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Author Topic: Macintosh or Atari? (Jan. 1988, article)  (Read 2821 times)

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Offline chrisNova777

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Macintosh or Atari? (Jan. 1988, article)
« on: July 17, 2017, 02:53:34 AM »

Steinberg's Pro-24 (V2.1) and Mark Of The Unicorn's Performer (V2.2) programs

I think it's true to say that most musicians who have bought an Atari ST or Macintosh computer in the last two years have done so because they found software did a job better than a dedicated piece of hardware. However, since most musicians would rather not take their micro system on the road, there is still room in the market place for hardware such as Roland's MC500, Yamaha's new QX3 and the Studio 440 from Sequential. As there are also so many IBM PCs and 'compatibles' in the market place, there is also room for software written for these machines (eg. Voyetra's Sequencer Plus, Roland's MPS, Jim Miller's Personal Composer, Magnetic Music's Texture, et al). The IBM MIDI music market in the UK does appear to be comparatively small, though, as the software sells in the main only to current IBM PC and Amstrad owners who are hungry for any MIDI software - this is in stark contrast to ST and Mac buyers who are probably buying their first computer just to run the new breed of MIDI software.

The enormous range of software now available for both the Atari (Steinberg, Hybrid Arts, Iconix, Dr. T, Sonus, C-Lab, Compu-Mates, Beam Team, Digidesign...) and the Macintosh (Mark Of The Unicorn, Opcode, Digidesign, Passport, Southworth, Sonus...) can make choosing the actual computer itself quite hard. The Atari ST is so much cheaper than the Macintosh that the apparent choice is obvious - so how can you justify buying a Mac? Both the Atari and Mac use a mouse, pull-down menus and have built-in 3.5" disk drives, however that's where the similarity ends for using them with MIDI. The Atari ST has a basic (1 In, 1 Out) MIDI interface already fitted and a colour screen option (Steinberg's Pro-24 is a colour program) whilst the Mac requires an add-on MIDI interface and has no colour option (we're not considering the Mac II here as it is even more out of reach of most musicians' pockets). However, you'll soon discover that these basic requirements are barely enough for serious, professional use. Sync-to-tape, MIDI signal routing and other essentials of a basic MIDI studio set-up soon raise their ugly head. Also, the speed, versatility, intelligence, convenience and sheer musicality of the software will soon become apparent as the most important criteria for buying and running a computer-based music system.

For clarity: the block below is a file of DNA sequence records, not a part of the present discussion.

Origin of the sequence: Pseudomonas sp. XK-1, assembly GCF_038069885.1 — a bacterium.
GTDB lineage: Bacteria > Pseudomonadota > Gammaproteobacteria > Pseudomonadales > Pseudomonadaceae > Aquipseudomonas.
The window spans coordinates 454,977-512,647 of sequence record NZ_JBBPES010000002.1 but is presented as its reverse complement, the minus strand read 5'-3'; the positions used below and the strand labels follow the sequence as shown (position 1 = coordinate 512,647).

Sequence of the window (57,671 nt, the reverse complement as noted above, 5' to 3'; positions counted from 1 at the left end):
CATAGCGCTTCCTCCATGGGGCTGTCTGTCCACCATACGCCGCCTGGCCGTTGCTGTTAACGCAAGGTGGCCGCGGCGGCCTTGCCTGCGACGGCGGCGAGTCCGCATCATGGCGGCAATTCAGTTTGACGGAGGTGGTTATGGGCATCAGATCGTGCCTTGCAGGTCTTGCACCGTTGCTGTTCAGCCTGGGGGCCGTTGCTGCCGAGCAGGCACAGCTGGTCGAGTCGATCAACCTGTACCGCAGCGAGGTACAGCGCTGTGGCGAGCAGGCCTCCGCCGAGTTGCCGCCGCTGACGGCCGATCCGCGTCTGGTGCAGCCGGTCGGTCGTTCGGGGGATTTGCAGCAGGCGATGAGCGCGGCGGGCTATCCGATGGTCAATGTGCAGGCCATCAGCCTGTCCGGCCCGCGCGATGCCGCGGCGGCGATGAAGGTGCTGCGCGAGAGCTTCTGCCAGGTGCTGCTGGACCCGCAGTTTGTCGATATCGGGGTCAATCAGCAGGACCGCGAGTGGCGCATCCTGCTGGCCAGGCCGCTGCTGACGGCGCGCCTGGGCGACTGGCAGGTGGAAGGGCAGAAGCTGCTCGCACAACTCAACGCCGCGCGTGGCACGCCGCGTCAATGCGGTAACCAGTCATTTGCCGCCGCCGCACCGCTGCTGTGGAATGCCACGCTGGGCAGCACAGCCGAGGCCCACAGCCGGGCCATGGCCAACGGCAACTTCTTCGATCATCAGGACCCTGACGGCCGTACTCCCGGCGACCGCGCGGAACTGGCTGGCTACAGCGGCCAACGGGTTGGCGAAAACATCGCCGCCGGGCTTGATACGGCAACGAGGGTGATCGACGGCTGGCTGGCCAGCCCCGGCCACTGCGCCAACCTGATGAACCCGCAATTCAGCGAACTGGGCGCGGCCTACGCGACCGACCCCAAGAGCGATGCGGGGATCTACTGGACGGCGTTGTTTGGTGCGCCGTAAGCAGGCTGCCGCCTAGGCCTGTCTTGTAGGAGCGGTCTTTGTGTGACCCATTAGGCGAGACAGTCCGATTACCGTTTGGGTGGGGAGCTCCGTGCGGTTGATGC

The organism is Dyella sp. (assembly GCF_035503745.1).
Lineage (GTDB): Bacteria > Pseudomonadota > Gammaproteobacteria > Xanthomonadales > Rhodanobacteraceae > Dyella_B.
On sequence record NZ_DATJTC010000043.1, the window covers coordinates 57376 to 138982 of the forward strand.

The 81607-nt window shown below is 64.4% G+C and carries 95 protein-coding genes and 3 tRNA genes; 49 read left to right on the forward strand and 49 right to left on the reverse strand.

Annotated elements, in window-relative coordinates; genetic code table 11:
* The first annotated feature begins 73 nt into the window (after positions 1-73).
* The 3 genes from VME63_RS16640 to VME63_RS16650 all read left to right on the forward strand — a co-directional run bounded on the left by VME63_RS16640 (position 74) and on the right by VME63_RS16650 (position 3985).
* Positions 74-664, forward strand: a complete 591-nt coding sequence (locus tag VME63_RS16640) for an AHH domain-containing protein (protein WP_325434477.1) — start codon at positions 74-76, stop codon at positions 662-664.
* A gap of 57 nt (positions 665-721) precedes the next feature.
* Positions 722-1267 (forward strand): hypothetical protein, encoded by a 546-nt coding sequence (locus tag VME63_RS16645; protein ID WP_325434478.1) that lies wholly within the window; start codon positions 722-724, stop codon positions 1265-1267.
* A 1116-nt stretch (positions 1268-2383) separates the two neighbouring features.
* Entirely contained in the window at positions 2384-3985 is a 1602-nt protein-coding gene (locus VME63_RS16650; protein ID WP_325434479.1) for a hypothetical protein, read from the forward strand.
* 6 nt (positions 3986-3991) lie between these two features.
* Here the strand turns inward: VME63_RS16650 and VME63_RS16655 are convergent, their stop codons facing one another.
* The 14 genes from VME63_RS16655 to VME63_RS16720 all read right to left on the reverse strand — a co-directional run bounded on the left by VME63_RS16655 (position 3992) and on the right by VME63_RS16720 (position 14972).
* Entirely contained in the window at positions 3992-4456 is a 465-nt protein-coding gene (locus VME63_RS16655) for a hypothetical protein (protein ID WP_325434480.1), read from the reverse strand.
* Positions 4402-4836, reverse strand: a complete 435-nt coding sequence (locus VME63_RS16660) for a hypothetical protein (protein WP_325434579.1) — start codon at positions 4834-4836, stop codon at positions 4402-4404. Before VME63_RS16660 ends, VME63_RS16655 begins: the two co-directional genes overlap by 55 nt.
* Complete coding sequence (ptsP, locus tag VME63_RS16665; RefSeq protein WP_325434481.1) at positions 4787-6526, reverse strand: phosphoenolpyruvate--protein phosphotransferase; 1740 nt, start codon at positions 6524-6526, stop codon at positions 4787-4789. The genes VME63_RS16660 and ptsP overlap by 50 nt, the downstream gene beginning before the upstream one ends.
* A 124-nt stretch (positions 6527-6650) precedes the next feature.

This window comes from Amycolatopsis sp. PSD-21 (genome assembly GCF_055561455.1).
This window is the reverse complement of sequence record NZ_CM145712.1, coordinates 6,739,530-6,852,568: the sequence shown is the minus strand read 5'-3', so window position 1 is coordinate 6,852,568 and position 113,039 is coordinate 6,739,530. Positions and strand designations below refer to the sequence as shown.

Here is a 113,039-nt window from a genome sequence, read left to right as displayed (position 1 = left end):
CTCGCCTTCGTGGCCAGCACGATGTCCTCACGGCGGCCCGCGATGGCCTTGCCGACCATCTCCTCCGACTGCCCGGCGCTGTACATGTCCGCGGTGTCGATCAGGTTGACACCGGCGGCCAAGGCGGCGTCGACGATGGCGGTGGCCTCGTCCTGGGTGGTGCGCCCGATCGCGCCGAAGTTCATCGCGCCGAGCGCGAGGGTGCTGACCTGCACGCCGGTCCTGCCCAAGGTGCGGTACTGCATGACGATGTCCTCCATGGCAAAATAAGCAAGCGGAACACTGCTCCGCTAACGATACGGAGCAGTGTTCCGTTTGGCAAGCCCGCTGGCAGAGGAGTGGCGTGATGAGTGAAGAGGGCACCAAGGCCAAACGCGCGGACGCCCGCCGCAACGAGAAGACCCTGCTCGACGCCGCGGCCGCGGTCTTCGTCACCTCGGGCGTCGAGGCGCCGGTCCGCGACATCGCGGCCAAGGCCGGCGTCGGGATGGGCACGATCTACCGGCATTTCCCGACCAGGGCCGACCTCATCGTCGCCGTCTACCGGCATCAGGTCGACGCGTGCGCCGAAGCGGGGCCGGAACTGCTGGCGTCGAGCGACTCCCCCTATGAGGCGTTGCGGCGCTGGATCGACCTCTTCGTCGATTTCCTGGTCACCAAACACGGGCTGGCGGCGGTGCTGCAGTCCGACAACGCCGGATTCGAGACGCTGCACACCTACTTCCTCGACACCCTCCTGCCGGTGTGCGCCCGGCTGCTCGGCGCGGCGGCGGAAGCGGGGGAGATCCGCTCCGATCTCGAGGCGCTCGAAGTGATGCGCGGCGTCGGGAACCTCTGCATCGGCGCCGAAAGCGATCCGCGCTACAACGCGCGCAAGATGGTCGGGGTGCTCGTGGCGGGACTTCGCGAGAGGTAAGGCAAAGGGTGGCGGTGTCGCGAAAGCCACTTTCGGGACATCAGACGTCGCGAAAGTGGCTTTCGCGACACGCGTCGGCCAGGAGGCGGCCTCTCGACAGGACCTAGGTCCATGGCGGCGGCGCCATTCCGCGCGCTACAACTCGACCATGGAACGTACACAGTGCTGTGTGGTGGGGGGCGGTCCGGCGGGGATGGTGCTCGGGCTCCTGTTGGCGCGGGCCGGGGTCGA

Since sequencing is probably the most important component part of any MIDI-based system, let us look at the similarities and differences between the two most popular programs on the market: Steinberg's Pro-24 for the Atari 1040 ST and Mark Of The Unicorn's Performer for the Macintosh. Both programs have very recently been upgraded (Pro-24 to version 2.1 in August '87 and Performer to version 2.2 in November '87) so it's a good time to compare the two systems.

The first and probably the most important difference is the timing resolution of the two programs; Performer resolves to 480 ticks (pulses) per quarter note (ppqn) whilst Pro-24 goes to 96 ppqn. However, when syncing to an external time source this resolution comes down on Pro-24 to 24 per quarter note.

For this reason alone, Steinberg's add-on 19" rack-mounting SMP-24 unit [reviewed May '87] can be considered essential for professional use. Not only does it give you an extra MIDI input, four parallel, independent MIDI outputs (thus reducing any discernible MIDI delays), reading and writing of SMPTE timecodes, but it also returns the resolution to 96 ppqn and adds a mere £919 to the overall price! SMP-24 connects to the Atari via a parallel Centronics port at the rear of the computer, thus alleviating any possible burden on the MIDI chain of information that would otherwise have had to be squeezed down the built-in, single MIDI input/outputs.